"I don't ask how long I have and they don't tell me" said Erica Frazier Stum.
Stum is 32, a wife and a mother. Her son, Wylee, is 8-years-old.
"Obviously, I worry. He is in third grade. I might not make it to middle school, but there is no way to know. I know that cervical cancer is not going to kill me today or tomorrow. I'm in treatment just to continue my quality of life. We don't have an option to extend my life anymore, so eventually, I will die of this cancer."
Stum says she was 17-years-old when she had her first abnormal pap smear. Ten years later at 27-year-old Erica was diagnosed with a stage 1b cervical cancer. After treatment, Erica had two recurrences in as many years.
"That is when I started to really live my life intentionally, started advocating for women's health awareness. I knew it was time to live my life where I could make memories but also to make a difference in the community and let women know what they need to know for taking care of themselves. It took awhile to come to terms with...I wouldn't wish this on someone else" Stum said.
She says she copes by looking forward and by looking out for others.
Her journal contains letters for her family and her "Living Life List."
In the last year, she's accomplished most of her goals. She's surfed in Hawaii and went white water kayaking. She lobbied for more emphasis on cervical cancer prevention in Washington, D.C and the Indiana statehouse. She co-authored a book with Wylee, "Living Life with Mommy's Cancer." It's a the cancer experience through Wylee's eyes.
Here's an excerpt:
"My mommy told me today she has cancer, I don't know that word cancer, what does it mean I asked?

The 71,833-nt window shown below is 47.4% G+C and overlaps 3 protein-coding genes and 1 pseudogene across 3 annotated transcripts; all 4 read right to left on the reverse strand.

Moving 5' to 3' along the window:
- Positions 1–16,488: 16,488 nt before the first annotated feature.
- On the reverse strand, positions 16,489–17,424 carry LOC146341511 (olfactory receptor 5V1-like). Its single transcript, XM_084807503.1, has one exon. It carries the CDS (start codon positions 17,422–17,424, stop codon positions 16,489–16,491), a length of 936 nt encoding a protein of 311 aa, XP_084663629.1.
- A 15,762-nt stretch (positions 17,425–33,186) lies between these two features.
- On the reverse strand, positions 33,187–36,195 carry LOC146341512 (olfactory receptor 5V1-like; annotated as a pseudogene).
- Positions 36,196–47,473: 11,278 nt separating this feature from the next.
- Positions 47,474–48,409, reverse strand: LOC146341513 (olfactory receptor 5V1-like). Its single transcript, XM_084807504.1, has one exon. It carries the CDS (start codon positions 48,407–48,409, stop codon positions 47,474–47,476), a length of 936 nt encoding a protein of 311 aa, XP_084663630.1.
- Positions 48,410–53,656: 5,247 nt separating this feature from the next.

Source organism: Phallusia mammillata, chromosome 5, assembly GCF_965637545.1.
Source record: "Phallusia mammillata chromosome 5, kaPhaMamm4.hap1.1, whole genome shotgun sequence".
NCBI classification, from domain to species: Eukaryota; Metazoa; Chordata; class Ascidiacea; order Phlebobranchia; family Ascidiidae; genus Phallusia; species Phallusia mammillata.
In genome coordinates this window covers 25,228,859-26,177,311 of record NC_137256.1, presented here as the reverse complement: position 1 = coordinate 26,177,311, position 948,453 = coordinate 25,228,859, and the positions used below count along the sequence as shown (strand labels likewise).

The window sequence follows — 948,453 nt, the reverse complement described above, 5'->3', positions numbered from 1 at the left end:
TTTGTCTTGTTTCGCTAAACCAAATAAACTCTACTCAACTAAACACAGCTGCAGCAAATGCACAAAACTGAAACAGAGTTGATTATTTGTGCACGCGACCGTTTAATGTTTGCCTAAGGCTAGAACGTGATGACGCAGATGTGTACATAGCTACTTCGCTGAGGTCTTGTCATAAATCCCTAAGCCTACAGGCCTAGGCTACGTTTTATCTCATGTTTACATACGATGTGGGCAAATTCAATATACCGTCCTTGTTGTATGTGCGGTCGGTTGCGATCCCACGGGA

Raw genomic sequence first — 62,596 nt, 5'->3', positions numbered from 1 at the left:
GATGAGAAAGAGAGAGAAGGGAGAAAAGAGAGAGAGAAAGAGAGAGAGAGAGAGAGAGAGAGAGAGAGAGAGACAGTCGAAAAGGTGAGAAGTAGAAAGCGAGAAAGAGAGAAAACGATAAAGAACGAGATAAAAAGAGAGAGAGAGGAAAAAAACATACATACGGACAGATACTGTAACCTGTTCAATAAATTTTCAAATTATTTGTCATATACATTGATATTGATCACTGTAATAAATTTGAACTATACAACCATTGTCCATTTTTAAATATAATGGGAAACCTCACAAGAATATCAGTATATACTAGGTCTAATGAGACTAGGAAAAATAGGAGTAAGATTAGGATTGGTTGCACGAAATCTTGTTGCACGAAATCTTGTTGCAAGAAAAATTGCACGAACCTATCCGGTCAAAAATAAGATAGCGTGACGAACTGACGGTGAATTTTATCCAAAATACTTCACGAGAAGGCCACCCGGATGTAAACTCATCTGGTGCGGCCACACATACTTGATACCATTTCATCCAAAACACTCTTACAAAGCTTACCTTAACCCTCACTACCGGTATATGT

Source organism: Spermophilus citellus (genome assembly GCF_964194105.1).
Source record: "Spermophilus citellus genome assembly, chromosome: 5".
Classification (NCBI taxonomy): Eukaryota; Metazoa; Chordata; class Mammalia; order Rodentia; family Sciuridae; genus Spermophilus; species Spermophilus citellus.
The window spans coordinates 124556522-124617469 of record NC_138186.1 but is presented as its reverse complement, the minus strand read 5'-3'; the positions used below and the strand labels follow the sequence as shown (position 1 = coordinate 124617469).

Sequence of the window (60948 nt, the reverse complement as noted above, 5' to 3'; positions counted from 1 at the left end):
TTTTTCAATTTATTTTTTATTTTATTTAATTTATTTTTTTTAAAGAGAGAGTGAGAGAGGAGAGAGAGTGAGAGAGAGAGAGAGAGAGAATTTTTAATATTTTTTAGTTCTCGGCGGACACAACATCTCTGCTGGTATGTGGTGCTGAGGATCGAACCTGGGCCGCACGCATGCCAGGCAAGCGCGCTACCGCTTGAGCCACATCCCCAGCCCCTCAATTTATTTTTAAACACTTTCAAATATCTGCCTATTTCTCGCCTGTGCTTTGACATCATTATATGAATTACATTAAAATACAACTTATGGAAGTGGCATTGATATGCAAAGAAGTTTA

Mommy said that meant some of the cells in her body were not working right and it made her sick.
Mommy said one day her treatments will stop working.
We have to be sure and live our lives today. I spent amazing time with Mom.
Sometimes she is sick and doesn't feel good. I help her when she feels bad. I am ready to play when she feels good."
St. Vincent Dr. Maram says HPV vaccination for boys and girls prevent the cancer Stum is fighting. Also, regular Pap screens and Pelvic screenings can detect cervical cancer early, when cure rates are high.
"I hope not to see cases like Erica's. The worse thing is when we see these cases of young moms, people who have a full life and a family and then something is this debilitating to them. Its something that is preventable. The way we prevent them are just going into the doctor, getting the pap smear done and then following up on the results" Said said.
Erica says she doesn't waste time saying "what if?" Instead, she is looking ahead.
"I used to be afraid to make plans for the future and now I've just tried to embrace it. As long as I can keep doing those things, as long as I can, I will keep doing them."
The first shipment of her book is set to arrive next week...it has a happy ending.
"I know no matter what happens, it's ok, to be sad or happy or worried or confused. I know that everything will be ok."
Erica hopes by sharing her story, women will commit to an annual visit with an OBGYN. For Check Up 13 this month, a free pelvic exam and PAP Smear at St. Vincent is available for women 21 and older who have not had a PAP smear in the last year.
To register, call the hotline at 1-866-824-3251 or register online by clicking here by midnight, January 13, 2018.